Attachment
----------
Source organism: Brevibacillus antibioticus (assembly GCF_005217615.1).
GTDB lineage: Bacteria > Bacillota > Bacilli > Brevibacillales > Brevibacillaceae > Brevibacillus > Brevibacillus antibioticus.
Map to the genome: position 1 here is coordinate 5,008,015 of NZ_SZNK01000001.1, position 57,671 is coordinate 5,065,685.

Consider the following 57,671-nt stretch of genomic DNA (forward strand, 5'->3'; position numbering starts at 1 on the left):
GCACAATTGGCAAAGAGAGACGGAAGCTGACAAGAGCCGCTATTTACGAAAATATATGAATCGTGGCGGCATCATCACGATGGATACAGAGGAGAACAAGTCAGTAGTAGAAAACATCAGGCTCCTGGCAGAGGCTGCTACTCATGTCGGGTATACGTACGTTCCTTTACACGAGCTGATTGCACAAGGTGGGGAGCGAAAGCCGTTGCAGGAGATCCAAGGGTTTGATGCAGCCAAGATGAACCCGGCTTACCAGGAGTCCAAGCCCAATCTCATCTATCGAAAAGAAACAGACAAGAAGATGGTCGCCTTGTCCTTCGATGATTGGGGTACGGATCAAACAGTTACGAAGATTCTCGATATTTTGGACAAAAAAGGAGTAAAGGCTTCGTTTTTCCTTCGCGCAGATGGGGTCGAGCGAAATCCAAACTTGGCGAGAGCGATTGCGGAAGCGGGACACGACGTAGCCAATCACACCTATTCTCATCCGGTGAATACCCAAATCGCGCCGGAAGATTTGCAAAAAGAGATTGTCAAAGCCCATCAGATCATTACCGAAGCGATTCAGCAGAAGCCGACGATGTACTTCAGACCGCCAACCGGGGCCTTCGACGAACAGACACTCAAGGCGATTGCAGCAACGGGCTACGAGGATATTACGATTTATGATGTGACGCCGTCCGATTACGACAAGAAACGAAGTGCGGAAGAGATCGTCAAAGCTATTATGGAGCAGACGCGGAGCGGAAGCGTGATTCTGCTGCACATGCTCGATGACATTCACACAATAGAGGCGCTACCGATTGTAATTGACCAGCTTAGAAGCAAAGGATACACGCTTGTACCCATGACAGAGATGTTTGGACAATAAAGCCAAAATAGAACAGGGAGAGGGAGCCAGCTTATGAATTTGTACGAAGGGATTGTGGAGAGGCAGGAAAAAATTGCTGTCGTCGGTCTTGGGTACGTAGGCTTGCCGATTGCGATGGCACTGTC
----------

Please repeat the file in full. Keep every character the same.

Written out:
Source organism: Brevibacillus antibioticus (assembly GCF_005217615.1).
GTDB lineage: Bacteria > Bacillota > Bacilli > Brevibacillales > Brevibacillaceae > Brevibacillus > Brevibacillus antibioticus.
Map to the genome: position 1 here is coordinate 5,008,015 of NZ_SZNK01000001.1, position 57,671 is coordinate 5,065,685.

Consider the following 57,671-nt stretch of genomic DNA (forward strand, 5'->3'; position numbering starts at 1 on the left):
GCACAATTGGCAAAGAGAGACGGAAGCTGACAAGAGCCGCTATTTACGAAAATATATGAATCGTGGCGGCATCATCACGATGGATACAGAGGAGAACAAGTCAGTAGTAGAAAACATCAGGCTCCTGGCAGAGGCTGCTACTCATGTCGGGTATACGTACGTTCCTTTACACGAGCTGATTGCACAAGGTGGGGAGCGAAAGCCGTTGCAGGAGATCCAAGGGTTTGATGCAGCCAAGATGAACCCGGCTTACCAGGAGTCCAAGCCCAATCTCATCTATCGAAAAGAAACAGACAAGAAGATGGTCGCCTTGTCCTTCGATGATTGGGGTACGGATCAAACAGTTACGAAGATTCTCGATATTTTGGACAAAAAAGGAGTAAAGGCTTCGTTTTTCCTTCGCGCAGATGGGGTCGAGCGAAATCCAAACTTGGCGAGAGCGATTGCGGAAGCGGGACACGACGTAGCCAATCACACCTATTCTCATCCGGTGAATACCCAAATCGCGCCGGAAGATTTGCAAAAAGAGATTGTCAAAGCCCATCAGATCATTACCGAAGCGATTCAGCAGAAGCCGACGATGTACTTCAGACCGCCAACCGGGGCCTTCGACGAACAGACACTCAAGGCGATTGCAGCAACGGGCTACGAGGATATTACGATTTATGATGTGACGCCGTCCGATTACGACAAGAAACGAAGTGCGGAAGAGATCGTCAAAGCTATTATGGAGCAGACGCGGAGCGGAAGCGTGATTCTGCTGCACATGCTCGATGACATTCACACAATAGAGGCGCTACCGATTGTAATTGACCAGCTTAGAAGCAAAGGATACACGCTTGTACCCATGACAGAGATGTTTGGACAATAAAGCCAAAATAGAACAGGGAGAGGGAGCCAGCTTATGAATTTGTACGAAGGGATTGTGGAGAGGCAGGAAAAAATTGCTGTCGTCGGTCTTGGGTACGTAGGCTTGCCGATTGCGATGGCACTGTC